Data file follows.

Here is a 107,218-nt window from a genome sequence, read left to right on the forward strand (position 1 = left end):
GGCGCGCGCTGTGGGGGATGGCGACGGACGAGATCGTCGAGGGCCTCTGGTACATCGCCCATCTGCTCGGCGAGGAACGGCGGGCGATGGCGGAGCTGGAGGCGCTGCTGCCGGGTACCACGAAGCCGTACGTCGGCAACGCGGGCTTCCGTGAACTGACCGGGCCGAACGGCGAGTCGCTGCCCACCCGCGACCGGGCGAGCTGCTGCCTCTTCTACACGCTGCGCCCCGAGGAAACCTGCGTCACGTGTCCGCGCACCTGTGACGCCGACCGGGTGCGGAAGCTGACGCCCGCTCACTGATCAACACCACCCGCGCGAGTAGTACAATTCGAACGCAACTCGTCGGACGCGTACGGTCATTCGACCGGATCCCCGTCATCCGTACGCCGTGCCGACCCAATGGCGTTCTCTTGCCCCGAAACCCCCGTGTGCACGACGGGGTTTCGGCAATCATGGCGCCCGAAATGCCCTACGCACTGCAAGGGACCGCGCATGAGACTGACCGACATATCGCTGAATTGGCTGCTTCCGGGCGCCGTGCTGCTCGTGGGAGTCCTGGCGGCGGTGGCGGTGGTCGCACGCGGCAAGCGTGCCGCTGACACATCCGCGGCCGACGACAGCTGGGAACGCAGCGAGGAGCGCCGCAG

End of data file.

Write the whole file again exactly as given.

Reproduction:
Here is a 107,218-nt window from a genome sequence, read left to right on the forward strand (position 1 = left end):
GGCGCGCGCTGTGGGGGATGGCGACGGACGAGATCGTCGAGGGCCTCTGGTACATCGCCCATCTGCTCGGCGAGGAACGGCGGGCGATGGCGGAGCTGGAGGCGCTGCTGCCGGGTACCACGAAGCCGTACGTCGGCAACGCGGGCTTCCGTGAACTGACCGGGCCGAACGGCGAGTCGCTGCCCACCCGCGACCGGGCGAGCTGCTGCCTCTTCTACACGCTGCGCCCCGAGGAAACCTGCGTCACGTGTCCGCGCACCTGTGACGCCGACCGGGTGCGGAAGCTGACGCCCGCTCACTGATCAACACCACCCGCGCGAGTAGTACAATTCGAACGCAACTCGTCGGACGCGTACGGTCATTCGACCGGATCCCCGTCATCCGTACGCCGTGCCGACCCAATGGCGTTCTCTTGCCCCGAAACCCCCGTGTGCACGACGGGGTTTCGGCAATCATGGCGCCCGAAATGCCCTACGCACTGCAAGGGACCGCGCATGAGACTGACCGACATATCGCTGAATTGGCTGCTTCCGGGCGCCGTGCTGCTCGTGGGAGTCCTGGCGGCGGTGGCGGTGGTCGCACGCGGCAAGCGTGCCGCTGACACATCCGCGGCCGACGACAGCTGGGAACGCAGCGAGGAGCGCCGCAG